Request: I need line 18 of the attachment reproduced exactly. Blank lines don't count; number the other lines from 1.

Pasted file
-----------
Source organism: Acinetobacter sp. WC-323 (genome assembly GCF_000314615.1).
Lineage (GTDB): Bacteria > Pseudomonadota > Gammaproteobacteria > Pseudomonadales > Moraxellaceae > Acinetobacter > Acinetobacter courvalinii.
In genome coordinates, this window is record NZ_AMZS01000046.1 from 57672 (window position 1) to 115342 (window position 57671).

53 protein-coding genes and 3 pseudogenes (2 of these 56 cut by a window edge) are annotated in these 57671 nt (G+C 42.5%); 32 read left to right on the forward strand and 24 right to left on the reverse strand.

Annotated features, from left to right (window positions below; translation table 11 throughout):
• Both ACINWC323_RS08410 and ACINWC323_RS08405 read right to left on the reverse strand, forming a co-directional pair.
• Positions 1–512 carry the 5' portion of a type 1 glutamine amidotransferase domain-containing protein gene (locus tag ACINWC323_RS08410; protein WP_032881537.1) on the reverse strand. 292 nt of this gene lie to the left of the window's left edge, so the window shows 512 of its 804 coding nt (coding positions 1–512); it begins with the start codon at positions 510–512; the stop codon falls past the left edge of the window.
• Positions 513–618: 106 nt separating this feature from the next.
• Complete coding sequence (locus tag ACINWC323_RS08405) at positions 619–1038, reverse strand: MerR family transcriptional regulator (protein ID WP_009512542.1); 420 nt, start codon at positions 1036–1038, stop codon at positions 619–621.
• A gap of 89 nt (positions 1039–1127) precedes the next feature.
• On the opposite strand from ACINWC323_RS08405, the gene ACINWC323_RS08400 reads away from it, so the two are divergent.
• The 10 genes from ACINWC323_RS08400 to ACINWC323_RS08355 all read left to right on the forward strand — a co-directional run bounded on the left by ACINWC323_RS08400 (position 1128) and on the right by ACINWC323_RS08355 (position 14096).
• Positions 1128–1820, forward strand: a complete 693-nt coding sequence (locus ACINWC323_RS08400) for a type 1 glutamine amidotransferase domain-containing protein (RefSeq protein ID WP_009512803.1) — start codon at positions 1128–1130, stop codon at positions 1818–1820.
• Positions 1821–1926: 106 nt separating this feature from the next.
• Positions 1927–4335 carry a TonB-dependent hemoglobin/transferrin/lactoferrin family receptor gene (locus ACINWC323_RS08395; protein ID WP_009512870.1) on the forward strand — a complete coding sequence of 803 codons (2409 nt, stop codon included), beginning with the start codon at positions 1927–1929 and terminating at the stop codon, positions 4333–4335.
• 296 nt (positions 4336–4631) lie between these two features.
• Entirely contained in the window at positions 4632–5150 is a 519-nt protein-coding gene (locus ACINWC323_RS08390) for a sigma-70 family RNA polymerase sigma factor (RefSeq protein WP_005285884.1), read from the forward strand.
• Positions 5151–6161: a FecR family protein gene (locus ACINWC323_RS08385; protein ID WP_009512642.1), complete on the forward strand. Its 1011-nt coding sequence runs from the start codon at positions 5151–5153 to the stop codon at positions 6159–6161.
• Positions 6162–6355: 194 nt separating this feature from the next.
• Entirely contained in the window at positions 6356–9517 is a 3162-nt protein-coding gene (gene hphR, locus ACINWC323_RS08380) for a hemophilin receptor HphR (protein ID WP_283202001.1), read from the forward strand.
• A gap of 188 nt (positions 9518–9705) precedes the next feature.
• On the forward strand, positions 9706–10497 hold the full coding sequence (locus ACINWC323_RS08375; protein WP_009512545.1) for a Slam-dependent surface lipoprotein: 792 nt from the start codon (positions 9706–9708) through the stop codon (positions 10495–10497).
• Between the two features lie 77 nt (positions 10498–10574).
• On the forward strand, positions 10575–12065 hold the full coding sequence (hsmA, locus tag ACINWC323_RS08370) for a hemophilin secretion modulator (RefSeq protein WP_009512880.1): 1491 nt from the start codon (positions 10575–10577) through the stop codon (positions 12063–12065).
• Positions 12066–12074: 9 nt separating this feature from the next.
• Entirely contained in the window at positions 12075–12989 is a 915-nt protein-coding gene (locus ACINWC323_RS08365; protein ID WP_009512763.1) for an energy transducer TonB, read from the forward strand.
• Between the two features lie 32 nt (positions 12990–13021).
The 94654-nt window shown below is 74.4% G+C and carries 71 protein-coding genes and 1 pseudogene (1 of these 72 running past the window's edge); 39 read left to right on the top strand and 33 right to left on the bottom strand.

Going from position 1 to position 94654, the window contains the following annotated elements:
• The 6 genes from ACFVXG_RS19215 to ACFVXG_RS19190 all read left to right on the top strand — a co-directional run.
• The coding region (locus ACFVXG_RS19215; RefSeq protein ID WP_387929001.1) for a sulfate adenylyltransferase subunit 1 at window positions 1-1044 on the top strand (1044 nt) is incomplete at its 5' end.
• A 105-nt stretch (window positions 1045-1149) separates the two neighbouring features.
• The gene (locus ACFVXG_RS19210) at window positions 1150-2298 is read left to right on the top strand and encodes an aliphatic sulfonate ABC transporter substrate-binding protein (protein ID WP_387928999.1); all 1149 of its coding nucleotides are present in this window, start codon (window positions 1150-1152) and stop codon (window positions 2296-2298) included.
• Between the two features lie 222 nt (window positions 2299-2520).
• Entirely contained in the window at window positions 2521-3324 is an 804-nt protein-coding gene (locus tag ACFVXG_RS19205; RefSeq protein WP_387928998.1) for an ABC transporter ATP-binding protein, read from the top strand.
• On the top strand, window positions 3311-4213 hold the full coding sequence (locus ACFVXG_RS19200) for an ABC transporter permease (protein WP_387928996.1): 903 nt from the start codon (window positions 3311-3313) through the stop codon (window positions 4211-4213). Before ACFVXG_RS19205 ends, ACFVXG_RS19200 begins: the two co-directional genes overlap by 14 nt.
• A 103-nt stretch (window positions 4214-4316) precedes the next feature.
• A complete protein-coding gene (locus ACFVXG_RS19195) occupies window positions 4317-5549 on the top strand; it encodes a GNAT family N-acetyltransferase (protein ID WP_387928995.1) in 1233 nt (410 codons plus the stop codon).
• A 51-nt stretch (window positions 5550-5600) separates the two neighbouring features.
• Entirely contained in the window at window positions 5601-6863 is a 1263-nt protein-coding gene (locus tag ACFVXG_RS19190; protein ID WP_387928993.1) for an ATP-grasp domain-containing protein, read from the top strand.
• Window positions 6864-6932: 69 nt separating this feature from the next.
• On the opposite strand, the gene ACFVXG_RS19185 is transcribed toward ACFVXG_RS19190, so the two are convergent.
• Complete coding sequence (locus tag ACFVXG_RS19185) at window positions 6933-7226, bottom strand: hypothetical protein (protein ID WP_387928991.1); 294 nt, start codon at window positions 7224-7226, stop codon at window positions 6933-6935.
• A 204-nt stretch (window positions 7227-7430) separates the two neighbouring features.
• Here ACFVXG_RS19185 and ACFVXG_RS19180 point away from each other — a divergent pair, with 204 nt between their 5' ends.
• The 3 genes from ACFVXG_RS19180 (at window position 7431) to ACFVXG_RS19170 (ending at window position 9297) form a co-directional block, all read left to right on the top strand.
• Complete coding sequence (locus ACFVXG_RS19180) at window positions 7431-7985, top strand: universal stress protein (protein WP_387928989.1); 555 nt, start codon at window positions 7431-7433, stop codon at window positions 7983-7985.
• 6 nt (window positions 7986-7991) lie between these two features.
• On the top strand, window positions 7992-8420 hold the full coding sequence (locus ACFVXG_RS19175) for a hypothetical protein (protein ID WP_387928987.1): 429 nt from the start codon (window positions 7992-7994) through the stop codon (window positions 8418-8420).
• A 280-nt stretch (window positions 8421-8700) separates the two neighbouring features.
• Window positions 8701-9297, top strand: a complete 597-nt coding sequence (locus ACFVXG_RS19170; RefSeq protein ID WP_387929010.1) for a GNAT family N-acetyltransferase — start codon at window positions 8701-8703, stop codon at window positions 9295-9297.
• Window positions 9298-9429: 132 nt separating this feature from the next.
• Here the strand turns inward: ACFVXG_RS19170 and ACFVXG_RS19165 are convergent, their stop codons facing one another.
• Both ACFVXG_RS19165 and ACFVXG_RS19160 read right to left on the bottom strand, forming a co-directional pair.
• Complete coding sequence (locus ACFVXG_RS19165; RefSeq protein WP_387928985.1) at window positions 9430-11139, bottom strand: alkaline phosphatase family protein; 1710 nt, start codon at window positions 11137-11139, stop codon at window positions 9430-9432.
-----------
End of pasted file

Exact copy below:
• Positions 5151–6161: a FecR family protein gene (locus ACINWC323_RS08385; protein ID WP_009512642.1), complete on the forward strand. Its 1011-nt coding sequence runs from the start codon at positions 5151–5153 to the stop codon at positions 6159–6161.